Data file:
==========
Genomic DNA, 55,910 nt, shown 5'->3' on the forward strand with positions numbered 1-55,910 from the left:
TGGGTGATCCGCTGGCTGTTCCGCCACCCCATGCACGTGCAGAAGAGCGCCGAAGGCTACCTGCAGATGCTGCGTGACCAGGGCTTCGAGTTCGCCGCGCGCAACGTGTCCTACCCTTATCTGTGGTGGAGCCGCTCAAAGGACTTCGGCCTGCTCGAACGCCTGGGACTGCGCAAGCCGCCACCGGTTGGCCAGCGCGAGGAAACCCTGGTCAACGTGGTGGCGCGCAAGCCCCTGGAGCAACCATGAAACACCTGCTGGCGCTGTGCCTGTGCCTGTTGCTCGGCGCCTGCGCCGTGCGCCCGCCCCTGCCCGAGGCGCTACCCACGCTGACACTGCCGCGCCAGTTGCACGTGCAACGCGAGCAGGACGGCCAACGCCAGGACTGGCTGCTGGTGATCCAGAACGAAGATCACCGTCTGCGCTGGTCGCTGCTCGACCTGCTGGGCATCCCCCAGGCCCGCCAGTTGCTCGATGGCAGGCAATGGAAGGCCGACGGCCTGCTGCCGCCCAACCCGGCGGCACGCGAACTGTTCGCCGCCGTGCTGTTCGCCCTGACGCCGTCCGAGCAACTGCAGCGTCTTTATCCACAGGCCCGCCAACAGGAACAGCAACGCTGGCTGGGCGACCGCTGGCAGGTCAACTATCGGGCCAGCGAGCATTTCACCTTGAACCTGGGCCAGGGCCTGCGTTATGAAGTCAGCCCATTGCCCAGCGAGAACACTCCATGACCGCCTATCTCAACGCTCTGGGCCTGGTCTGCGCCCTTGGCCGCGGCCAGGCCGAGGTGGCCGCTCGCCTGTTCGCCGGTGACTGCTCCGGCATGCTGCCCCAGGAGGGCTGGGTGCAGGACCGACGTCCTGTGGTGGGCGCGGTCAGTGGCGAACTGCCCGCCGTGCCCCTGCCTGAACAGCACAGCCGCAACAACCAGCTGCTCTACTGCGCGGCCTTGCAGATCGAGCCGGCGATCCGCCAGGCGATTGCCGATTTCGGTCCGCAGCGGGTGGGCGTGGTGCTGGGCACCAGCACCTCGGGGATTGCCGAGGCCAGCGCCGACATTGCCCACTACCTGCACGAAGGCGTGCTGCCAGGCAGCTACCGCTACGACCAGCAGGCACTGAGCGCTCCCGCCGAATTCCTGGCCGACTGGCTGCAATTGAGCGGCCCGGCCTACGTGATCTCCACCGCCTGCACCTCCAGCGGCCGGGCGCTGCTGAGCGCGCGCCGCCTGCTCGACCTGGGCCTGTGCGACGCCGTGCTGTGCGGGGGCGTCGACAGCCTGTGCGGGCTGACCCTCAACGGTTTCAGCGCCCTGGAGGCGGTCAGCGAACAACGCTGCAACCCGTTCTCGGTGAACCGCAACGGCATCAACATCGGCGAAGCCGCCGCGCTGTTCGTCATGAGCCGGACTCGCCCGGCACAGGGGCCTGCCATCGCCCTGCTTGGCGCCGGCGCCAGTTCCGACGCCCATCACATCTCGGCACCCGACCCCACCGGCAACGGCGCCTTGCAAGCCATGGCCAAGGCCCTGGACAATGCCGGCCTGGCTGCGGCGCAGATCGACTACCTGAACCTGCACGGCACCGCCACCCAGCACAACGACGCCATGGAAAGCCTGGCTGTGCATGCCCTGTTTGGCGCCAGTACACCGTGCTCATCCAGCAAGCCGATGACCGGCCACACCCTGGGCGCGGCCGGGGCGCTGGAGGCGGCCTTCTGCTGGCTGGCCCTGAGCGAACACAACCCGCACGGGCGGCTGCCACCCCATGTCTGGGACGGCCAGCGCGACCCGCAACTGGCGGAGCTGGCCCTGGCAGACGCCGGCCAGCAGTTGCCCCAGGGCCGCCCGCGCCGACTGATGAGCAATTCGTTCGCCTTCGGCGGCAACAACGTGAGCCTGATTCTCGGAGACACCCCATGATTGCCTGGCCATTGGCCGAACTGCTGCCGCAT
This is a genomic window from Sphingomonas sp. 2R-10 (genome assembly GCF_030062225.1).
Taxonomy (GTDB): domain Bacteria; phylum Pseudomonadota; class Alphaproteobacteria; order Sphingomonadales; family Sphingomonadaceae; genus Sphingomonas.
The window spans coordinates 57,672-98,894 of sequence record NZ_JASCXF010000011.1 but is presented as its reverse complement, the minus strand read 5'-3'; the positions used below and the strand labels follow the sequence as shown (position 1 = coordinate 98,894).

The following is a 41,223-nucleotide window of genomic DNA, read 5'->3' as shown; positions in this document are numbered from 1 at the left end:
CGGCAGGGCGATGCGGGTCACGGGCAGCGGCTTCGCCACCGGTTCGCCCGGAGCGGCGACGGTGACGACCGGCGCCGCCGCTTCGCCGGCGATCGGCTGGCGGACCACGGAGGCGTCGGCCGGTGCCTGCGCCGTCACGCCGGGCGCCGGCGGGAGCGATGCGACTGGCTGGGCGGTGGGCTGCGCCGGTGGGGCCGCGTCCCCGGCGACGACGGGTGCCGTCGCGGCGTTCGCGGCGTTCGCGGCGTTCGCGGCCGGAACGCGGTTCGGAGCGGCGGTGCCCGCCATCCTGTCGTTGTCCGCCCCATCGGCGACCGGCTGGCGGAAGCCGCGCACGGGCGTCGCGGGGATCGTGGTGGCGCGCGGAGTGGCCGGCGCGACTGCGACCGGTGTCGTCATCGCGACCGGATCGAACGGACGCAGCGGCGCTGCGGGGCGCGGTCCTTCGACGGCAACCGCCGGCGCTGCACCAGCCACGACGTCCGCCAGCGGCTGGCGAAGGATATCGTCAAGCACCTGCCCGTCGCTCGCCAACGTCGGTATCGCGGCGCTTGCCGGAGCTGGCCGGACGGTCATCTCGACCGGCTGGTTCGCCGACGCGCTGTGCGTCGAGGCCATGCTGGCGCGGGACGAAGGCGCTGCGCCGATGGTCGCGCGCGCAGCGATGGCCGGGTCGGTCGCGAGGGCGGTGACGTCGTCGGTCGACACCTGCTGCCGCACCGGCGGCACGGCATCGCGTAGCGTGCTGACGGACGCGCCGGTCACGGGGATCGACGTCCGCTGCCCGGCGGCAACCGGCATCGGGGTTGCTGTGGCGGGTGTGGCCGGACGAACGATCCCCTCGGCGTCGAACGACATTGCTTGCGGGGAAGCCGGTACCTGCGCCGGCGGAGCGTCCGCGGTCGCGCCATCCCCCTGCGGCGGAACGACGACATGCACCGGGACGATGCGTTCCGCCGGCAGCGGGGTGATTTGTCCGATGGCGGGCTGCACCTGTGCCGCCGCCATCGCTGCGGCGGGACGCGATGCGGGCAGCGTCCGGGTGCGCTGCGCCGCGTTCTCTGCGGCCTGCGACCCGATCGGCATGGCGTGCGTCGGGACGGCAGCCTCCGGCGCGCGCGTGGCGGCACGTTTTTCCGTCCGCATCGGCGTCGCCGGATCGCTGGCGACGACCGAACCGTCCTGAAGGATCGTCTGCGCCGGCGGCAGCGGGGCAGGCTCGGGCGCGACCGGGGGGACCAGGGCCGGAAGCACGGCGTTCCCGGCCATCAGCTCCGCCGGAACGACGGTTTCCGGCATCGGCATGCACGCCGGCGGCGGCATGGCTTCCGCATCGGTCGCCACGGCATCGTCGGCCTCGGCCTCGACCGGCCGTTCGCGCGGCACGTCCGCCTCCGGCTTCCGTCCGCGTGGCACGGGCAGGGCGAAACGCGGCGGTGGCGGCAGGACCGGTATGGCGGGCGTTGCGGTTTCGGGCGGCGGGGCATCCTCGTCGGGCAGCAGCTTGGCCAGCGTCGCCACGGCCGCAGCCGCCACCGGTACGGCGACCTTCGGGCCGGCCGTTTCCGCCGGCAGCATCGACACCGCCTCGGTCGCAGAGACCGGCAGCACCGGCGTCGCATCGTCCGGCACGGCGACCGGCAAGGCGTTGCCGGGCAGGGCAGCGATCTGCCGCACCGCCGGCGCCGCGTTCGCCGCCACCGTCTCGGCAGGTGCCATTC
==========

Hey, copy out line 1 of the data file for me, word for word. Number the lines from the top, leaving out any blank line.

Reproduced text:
Genomic DNA, 55,910 nt, shown 5'->3' on the forward strand with positions numbered 1-55,910 from the left: